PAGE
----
Being Mindful at University: A Pilot Evaluation of the Feasibility of an Online Mindfulness-Based Mental Health Support Program for Students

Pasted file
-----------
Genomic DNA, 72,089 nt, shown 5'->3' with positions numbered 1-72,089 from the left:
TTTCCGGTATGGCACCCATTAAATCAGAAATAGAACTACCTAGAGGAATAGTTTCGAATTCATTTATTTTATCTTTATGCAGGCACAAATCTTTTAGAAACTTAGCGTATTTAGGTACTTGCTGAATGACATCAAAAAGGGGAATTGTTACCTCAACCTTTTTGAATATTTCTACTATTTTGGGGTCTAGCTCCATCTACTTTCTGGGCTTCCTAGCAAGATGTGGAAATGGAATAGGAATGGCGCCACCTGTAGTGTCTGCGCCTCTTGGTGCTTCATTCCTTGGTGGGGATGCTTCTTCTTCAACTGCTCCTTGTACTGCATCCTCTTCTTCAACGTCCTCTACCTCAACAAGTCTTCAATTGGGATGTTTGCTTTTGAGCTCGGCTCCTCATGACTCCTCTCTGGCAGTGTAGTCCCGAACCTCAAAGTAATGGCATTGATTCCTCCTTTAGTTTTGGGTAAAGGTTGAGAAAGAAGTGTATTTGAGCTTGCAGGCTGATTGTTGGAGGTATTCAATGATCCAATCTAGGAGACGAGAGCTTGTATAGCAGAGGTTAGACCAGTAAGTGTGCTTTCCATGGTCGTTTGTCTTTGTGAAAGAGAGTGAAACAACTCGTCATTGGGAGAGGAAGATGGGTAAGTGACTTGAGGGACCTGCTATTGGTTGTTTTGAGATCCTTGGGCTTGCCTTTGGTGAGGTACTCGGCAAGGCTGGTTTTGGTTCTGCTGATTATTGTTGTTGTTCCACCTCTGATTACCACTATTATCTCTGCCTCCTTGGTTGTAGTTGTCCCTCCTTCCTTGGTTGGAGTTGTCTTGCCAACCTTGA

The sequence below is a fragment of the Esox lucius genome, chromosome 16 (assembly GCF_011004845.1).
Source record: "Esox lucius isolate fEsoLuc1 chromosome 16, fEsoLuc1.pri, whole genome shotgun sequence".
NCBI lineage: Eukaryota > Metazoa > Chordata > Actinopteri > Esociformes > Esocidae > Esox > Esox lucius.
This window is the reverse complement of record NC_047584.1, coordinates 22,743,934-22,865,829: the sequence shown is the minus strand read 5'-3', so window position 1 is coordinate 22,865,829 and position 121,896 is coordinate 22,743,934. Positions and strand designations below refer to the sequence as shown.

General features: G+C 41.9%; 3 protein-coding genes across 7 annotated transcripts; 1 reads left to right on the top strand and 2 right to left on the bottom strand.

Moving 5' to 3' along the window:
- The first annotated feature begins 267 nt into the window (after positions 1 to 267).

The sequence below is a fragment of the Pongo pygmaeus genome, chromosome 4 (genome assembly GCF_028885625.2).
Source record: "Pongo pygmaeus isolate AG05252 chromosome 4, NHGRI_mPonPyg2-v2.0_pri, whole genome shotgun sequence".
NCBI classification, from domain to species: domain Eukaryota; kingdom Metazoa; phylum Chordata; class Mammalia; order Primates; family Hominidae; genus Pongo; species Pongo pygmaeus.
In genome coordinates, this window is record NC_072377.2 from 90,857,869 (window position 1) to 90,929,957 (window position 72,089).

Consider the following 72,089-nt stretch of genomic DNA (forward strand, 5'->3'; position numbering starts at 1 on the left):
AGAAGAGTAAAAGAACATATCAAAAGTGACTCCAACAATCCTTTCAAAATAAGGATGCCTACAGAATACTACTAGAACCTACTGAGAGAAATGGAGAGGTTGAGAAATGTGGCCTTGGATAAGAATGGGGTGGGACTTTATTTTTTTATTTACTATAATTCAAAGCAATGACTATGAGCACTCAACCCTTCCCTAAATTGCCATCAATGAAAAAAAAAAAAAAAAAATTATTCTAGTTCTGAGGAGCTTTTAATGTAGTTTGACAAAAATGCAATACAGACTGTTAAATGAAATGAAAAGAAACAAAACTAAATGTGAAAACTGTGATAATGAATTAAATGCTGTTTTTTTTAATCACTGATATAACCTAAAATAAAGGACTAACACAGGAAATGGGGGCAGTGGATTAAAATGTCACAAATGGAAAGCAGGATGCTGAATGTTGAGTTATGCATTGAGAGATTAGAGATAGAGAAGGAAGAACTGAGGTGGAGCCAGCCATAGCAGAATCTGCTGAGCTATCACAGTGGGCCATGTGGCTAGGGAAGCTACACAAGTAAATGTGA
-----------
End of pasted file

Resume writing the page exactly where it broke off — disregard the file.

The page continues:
University study can be a life period of heightened psychological distress for many students. The development of new preventive and intervention programs to support well-being in university students is a fundamental challenge for mental health professionals. We designed an 8-week online mindfulness-based program (eMBP) combining a face-to-face approach, text, audio, video components, and support psychotherapy principles with a unique intensive reminder system using the Facebook Messenger and Slack applications in two separate runs (N = 692). We assessed the program’s effect on mindful experiencing, perceived stress, emotion regulation strategies, self-compassion, negative affect, and quality of life. The results of the presented pilot study confirmed that eMBP is a feasible and effective tool in university students’ mental health support. The students who completed the eMBP reported a reduction of perceived stress with a large effect size (pη2 = 0.42) as well as a decrease of negative affect experience frequency and intensity (pη2 = 0.31), an increase of being mindful in their life (Five Facet Mindfulness Questionnaire subscales:pη2 = 0.21, 0.27, 0.25, 0.28, 0.28), and a higher rate of self-compassion (pη2 = 0.28) with a medium effect size. A small effect size was found in the frequency of using a cognitive reappraisal strategy (pη2 = 0.073). One new result is the observation of an eMBP effect (pη2 = 0.27) on the decrease in attributed importance to the quality-of-life components replicated in two consecutive runs of the program. The study affirms that mindfulness-based interventions can be effectively delivered in an eHealth form to university students.

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